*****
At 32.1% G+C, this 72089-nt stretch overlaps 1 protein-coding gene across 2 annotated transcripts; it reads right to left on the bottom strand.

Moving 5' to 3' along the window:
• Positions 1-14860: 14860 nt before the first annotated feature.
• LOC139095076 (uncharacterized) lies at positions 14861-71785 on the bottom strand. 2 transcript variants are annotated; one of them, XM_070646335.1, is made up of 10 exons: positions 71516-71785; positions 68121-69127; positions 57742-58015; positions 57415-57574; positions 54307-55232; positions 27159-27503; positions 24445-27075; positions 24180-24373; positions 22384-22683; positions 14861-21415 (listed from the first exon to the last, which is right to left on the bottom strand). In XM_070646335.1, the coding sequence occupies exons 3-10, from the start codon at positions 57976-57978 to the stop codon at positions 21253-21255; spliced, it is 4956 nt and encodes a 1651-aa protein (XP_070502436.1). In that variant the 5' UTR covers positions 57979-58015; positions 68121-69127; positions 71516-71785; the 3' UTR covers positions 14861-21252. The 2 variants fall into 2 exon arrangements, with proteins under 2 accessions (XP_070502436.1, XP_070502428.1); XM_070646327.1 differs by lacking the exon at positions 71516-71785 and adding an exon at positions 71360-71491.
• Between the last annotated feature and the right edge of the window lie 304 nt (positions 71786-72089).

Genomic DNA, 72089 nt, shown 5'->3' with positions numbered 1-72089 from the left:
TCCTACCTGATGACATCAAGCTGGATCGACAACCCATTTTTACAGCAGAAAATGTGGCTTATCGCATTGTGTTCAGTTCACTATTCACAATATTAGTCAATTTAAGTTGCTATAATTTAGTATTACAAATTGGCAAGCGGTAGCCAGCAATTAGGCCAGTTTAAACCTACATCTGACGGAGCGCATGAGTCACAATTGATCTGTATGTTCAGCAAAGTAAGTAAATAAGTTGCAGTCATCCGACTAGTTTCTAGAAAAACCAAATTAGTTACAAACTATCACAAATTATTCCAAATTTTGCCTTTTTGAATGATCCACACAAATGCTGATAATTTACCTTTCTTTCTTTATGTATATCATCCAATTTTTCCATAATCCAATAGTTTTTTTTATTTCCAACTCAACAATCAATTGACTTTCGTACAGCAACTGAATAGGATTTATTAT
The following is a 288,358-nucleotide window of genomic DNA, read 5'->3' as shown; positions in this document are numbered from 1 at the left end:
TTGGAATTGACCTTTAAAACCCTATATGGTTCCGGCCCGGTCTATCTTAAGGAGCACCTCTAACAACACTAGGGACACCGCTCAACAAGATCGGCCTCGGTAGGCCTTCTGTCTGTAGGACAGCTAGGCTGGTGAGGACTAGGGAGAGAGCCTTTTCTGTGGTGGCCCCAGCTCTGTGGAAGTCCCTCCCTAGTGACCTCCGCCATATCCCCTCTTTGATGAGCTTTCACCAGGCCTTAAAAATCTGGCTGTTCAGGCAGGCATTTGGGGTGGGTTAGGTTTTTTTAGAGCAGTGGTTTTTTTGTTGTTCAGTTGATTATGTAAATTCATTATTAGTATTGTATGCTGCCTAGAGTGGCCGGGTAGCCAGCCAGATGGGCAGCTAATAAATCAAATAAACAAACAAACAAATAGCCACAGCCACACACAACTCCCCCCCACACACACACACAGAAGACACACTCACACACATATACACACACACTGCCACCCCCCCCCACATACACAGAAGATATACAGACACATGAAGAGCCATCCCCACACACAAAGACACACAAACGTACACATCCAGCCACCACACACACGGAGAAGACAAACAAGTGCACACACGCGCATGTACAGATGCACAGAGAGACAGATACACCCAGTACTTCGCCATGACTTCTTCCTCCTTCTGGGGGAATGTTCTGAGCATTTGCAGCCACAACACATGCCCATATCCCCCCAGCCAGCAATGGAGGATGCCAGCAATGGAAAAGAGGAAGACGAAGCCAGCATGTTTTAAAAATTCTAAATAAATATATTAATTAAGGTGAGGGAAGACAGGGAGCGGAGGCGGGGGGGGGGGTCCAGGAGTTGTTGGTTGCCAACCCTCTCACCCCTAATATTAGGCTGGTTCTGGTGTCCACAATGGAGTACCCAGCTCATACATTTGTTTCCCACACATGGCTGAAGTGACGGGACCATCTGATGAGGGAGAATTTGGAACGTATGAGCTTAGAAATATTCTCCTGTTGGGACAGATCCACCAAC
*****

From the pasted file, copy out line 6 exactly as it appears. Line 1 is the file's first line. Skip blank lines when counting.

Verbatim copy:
Genomic DNA, 72089 nt, shown 5'->3' with positions numbered 1-72089 from the left: